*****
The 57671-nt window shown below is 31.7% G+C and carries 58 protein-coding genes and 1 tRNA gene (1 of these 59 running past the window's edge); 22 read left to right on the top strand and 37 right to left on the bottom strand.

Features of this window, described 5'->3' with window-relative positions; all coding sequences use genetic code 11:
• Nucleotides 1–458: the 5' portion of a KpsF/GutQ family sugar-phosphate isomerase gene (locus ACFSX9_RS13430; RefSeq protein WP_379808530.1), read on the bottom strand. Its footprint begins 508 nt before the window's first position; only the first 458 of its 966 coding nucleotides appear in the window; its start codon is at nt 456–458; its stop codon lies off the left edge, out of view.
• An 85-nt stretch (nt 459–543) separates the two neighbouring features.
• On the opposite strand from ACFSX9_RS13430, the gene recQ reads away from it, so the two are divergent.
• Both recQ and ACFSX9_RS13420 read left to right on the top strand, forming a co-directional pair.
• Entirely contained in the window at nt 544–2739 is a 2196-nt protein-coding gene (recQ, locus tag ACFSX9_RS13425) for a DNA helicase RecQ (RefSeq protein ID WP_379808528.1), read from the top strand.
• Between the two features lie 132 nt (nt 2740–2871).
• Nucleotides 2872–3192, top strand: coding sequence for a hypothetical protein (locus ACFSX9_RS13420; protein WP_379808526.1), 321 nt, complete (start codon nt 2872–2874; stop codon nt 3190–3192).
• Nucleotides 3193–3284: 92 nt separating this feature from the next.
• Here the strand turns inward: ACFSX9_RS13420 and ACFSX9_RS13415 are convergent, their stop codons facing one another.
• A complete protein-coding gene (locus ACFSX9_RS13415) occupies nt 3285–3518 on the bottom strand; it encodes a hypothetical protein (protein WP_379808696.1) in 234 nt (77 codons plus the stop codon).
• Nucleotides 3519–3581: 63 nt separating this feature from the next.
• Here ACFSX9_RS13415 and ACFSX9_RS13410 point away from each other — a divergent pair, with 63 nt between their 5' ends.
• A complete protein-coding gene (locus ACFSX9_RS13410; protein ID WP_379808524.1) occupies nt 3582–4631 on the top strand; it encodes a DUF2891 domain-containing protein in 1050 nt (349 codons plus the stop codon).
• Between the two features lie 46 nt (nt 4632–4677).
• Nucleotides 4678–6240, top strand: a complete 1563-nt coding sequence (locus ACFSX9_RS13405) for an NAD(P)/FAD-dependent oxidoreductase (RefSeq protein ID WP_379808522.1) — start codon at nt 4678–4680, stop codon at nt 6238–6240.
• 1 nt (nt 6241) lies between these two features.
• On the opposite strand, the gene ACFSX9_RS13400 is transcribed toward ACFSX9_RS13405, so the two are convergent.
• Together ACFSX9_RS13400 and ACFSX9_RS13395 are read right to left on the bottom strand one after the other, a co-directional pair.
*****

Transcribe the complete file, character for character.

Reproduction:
The 57671-nt window shown below is 31.7% G+C and carries 58 protein-coding genes and 1 tRNA gene (1 of these 59 running past the window's edge); 22 read left to right on the top strand and 37 right to left on the bottom strand.

Features of this window, described 5'->3' with window-relative positions; all coding sequences use genetic code 11:
• Nucleotides 1–458: the 5' portion of a KpsF/GutQ family sugar-phosphate isomerase gene (locus ACFSX9_RS13430; RefSeq protein WP_379808530.1), read on the bottom strand. Its footprint begins 508 nt before the window's first position; only the first 458 of its 966 coding nucleotides appear in the window; its start codon is at nt 456–458; its stop codon lies off the left edge, out of view.
• An 85-nt stretch (nt 459–543) separates the two neighbouring features.
• On the opposite strand from ACFSX9_RS13430, the gene recQ reads away from it, so the two are divergent.
• Both recQ and ACFSX9_RS13420 read left to right on the top strand, forming a co-directional pair.
• Entirely contained in the window at nt 544–2739 is a 2196-nt protein-coding gene (recQ, locus tag ACFSX9_RS13425) for a DNA helicase RecQ (RefSeq protein ID WP_379808528.1), read from the top strand.
• Between the two features lie 132 nt (nt 2740–2871).
• Nucleotides 2872–3192, top strand: coding sequence for a hypothetical protein (locus ACFSX9_RS13420; protein WP_379808526.1), 321 nt, complete (start codon nt 2872–2874; stop codon nt 3190–3192).
• Nucleotides 3193–3284: 92 nt separating this feature from the next.
• Here the strand turns inward: ACFSX9_RS13420 and ACFSX9_RS13415 are convergent, their stop codons facing one another.
• A complete protein-coding gene (locus ACFSX9_RS13415) occupies nt 3285–3518 on the bottom strand; it encodes a hypothetical protein (protein WP_379808696.1) in 234 nt (77 codons plus the stop codon).
• Nucleotides 3519–3581: 63 nt separating this feature from the next.
• Here ACFSX9_RS13415 and ACFSX9_RS13410 point away from each other — a divergent pair, with 63 nt between their 5' ends.
• A complete protein-coding gene (locus ACFSX9_RS13410; protein ID WP_379808524.1) occupies nt 3582–4631 on the top strand; it encodes a DUF2891 domain-containing protein in 1050 nt (349 codons plus the stop codon).
• Between the two features lie 46 nt (nt 4632–4677).
• Nucleotides 4678–6240, top strand: a complete 1563-nt coding sequence (locus ACFSX9_RS13405) for an NAD(P)/FAD-dependent oxidoreductase (RefSeq protein ID WP_379808522.1) — start codon at nt 4678–4680, stop codon at nt 6238–6240.
• 1 nt (nt 6241) lies between these two features.
• On the opposite strand, the gene ACFSX9_RS13400 is transcribed toward ACFSX9_RS13405, so the two are convergent.
• Together ACFSX9_RS13400 and ACFSX9_RS13395 are read right to left on the bottom strand one after the other, a co-directional pair.